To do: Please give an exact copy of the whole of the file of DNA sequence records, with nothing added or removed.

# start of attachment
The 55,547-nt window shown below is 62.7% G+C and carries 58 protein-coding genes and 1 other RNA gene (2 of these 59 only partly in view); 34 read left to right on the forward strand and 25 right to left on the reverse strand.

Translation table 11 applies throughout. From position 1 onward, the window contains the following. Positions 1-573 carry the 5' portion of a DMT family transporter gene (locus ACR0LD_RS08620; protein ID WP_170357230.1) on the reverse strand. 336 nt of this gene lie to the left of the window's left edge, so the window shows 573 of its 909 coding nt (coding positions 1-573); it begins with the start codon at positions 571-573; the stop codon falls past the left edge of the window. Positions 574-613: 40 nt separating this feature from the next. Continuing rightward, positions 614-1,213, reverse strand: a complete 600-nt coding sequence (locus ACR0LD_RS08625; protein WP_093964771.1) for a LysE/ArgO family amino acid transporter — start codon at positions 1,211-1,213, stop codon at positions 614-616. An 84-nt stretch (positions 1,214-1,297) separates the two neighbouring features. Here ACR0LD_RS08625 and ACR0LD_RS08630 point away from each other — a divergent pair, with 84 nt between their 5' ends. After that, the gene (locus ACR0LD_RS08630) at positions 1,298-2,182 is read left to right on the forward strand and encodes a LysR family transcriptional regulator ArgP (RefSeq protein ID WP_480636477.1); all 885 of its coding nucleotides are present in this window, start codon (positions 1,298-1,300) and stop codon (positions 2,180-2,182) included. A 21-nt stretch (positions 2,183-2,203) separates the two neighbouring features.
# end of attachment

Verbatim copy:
The 55,547-nt window shown below is 62.7% G+C and carries 58 protein-coding genes and 1 other RNA gene (2 of these 59 only partly in view); 34 read left to right on the forward strand and 25 right to left on the reverse strand.

Translation table 11 applies throughout. From position 1 onward, the window contains the following. Positions 1-573 carry the 5' portion of a DMT family transporter gene (locus ACR0LD_RS08620; protein ID WP_170357230.1) on the reverse strand. 336 nt of this gene lie to the left of the window's left edge, so the window shows 573 of its 909 coding nt (coding positions 1-573); it begins with the start codon at positions 571-573; the stop codon falls past the left edge of the window. Positions 574-613: 40 nt separating this feature from the next. Continuing rightward, positions 614-1,213, reverse strand: a complete 600-nt coding sequence (locus ACR0LD_RS08625; protein WP_093964771.1) for a LysE/ArgO family amino acid transporter — start codon at positions 1,211-1,213, stop codon at positions 614-616. An 84-nt stretch (positions 1,214-1,297) separates the two neighbouring features. Here ACR0LD_RS08625 and ACR0LD_RS08630 point away from each other — a divergent pair, with 84 nt between their 5' ends. After that, the gene (locus ACR0LD_RS08630) at positions 1,298-2,182 is read left to right on the forward strand and encodes a LysR family transcriptional regulator ArgP (RefSeq protein ID WP_480636477.1); all 885 of its coding nucleotides are present in this window, start codon (positions 1,298-1,300) and stop codon (positions 2,180-2,182) included. A 21-nt stretch (positions 2,183-2,203) separates the two neighbouring features.